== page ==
When women are afflicted by migraine attacks, it often happens shortly before or during menstruation. A research team from the Charité – Universitätsmedizin Berlin has now found a possible explanation for this. According to the study published in the journal Neurology*, affected women produce particularly large amounts of CGRP during menstruation. This messenger substance is known to play a decisive role in the development of migraines.
Women are affected by migraines three times more often than men. They experience particularly numerous and severe attacks around menstruation, but also at the onset of menopause. In contrast, the symptoms improve in many cases during pregnancy, and migraine attacks also become less frequent at the end of the menopause. It has therefore been known for a long time that hormonal fluctuations are associated with migraine. How exactly they do this, on the other hand, is still largely unclear.
“From the animal model, we have evidence that fluctuations in female hormones – especially oestrogen – lead to an increased release of the inflammatory messenger CGRP in the brain,” explains Dr Bianca Raffaelli from the Headache Centre of the Department of Neurology with Experimental Neurology at Charité Campus Mitte, who led the study. “CGRP stands for ‘Calcitonin Gene-Related Peptide’ and is an endogenous substance that is increasingly released during migraines and strongly dilates the blood vessels in the brain. This causes an inflammatory reaction, which could be one of the reasons for the severe headaches in migraines.”
Increased CGRP levels during menstruation
Using a total of 180 women, the Charité research group now tested whether the connection between female hormones and the release of CGRP also exists in humans. For this purpose, the researchers determined the CGRP level in migraine patients twice during the course of the cycle, namely during menstruation and at the time of ovulation. A comparison with women without migraine showed: During menstruation, the concentration of CGRP is significantly higher in migraine sufferers than in the healthy test subjects. “So when the oestrogen level drops at the onset of the period, migraine sufferers secrete more CGRP,” says Dr Raffaelli, who is also a fellow of the Clinician Scientist Programme, which Charité runs together with the Berlin Institute of Health at Charité (BIH). “This could explain why the affected women experience migraine attacks more frequently shortly before and during menstruation.”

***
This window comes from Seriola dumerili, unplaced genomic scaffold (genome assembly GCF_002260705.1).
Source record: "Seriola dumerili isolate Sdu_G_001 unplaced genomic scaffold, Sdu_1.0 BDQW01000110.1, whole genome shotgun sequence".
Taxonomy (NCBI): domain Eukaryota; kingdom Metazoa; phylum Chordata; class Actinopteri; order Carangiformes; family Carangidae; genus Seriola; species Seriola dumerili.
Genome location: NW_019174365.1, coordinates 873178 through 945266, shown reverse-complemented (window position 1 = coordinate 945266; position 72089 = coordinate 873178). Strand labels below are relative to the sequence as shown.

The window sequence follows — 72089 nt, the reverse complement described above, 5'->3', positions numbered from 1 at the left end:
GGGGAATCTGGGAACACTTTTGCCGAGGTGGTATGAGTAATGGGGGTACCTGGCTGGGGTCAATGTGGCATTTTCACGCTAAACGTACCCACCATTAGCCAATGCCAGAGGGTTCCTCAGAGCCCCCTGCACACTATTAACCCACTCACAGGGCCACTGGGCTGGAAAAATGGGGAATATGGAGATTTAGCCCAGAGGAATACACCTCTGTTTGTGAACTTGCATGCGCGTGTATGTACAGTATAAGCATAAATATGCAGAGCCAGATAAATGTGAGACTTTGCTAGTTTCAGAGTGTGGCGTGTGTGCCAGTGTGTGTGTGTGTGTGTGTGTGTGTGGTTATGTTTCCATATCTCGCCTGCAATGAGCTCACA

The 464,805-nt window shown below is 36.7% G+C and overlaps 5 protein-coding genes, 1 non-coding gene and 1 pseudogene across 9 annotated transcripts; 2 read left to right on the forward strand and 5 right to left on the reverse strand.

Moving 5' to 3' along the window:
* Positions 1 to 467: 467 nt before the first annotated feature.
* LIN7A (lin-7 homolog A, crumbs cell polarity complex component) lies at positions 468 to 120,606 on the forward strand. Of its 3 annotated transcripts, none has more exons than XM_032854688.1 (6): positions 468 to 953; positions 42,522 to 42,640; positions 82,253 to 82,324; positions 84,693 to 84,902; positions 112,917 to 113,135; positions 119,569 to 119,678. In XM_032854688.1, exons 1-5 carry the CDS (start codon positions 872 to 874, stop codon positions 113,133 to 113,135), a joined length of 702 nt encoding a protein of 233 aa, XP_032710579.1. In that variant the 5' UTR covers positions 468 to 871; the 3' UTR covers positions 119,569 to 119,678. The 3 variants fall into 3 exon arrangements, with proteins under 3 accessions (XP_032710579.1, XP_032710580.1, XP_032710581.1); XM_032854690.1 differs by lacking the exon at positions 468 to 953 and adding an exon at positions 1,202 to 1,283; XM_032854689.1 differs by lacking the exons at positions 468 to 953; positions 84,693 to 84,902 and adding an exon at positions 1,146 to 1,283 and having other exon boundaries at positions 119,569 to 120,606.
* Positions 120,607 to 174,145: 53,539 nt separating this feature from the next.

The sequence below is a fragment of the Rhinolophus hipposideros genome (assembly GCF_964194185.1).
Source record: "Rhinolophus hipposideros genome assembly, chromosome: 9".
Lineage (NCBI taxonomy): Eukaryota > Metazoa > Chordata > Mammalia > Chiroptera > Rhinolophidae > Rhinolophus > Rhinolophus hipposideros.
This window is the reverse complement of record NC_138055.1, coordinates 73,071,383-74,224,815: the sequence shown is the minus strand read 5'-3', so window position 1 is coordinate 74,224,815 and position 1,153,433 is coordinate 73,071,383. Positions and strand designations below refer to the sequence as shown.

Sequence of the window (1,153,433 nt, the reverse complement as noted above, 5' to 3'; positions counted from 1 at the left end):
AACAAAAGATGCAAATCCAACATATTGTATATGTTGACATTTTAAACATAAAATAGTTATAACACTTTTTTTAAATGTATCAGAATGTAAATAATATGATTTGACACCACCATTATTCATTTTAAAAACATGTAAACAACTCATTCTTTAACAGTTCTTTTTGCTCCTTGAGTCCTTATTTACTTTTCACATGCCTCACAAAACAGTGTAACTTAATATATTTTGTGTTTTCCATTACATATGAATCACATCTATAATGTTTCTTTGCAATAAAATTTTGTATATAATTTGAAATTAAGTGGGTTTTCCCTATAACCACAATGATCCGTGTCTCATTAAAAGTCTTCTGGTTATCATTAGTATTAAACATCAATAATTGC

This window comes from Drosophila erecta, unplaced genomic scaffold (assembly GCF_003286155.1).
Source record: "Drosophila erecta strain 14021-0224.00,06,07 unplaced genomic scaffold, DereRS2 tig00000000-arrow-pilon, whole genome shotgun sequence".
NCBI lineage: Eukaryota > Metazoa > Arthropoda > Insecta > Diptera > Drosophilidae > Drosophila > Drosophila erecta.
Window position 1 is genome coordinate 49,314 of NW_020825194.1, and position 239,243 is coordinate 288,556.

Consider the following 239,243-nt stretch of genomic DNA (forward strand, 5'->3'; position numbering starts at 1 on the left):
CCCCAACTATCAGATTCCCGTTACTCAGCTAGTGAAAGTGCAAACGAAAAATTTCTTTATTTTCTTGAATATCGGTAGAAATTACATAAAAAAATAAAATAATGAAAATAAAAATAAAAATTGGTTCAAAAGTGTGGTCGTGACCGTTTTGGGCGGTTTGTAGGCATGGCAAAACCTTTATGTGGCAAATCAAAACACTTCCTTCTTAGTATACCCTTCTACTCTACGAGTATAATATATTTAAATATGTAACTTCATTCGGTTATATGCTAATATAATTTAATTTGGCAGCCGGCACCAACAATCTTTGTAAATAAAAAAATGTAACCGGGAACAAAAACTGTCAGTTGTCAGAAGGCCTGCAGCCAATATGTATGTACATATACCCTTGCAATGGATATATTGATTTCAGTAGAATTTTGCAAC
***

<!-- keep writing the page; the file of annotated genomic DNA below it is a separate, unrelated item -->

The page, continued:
In women who take the pill, there are hardly any fluctuations in the oestrogen level. As the researchers demonstrated in the current study, the CGRP concentration also does not change in the course of the “artificial cycle” and is comparable in migraine patients to that of healthy women. The scientists observed similar results in women who had completed the menopause.
“Even if these data still need to be confirmed by larger studies: they suggest that in humans the release of CGRP is dependent on the hormonal state,” Dr Raffaelli sums up. “Indeed, taking the pill and the end of the menopause can provide relief for some migraine sufferers. But as our study shows, there are women who get migraines even without hormonal fluctuations. We suspect that other processes in the body play a role in the development of an attack. Because CGRP is not the only inflammatory peptide that can trigger migraines.”
Possible relevance for migraine medication
Because of the central function of CGRP in the development of migraine, new drugs have been developed in recent years that are directed against the messenger substance – so-called CGRP inhibitors. Dr. Raffaelli: “Based on our study, the question now arises: Do CGRP inhibitors have a different effect in different hormonal conditions? Would it therefore make sense, for example, to administer these drugs depending on the cycle? That’s what further studies now need to show.”
In the future, the research team will investigate which other physical processes are influenced by the menstrual cycle and could contribute to the development of migraine attacks – for example, the function of the blood vessels or the excitability of the brain. The researchers also plan to take a closer look at CGRP levels in men of different age groups.
*Raffaelli B et al. Sex hormones and Calcitonin Gene-Related Peptide (CGRP) in women with migraine: a cross-sectional, matched cohort study. Neurology 2023 Feb 22. doi: 10.1212/WNL.0000000000207114
Headache Research Group of the Department of Neurology with Experimental Neurology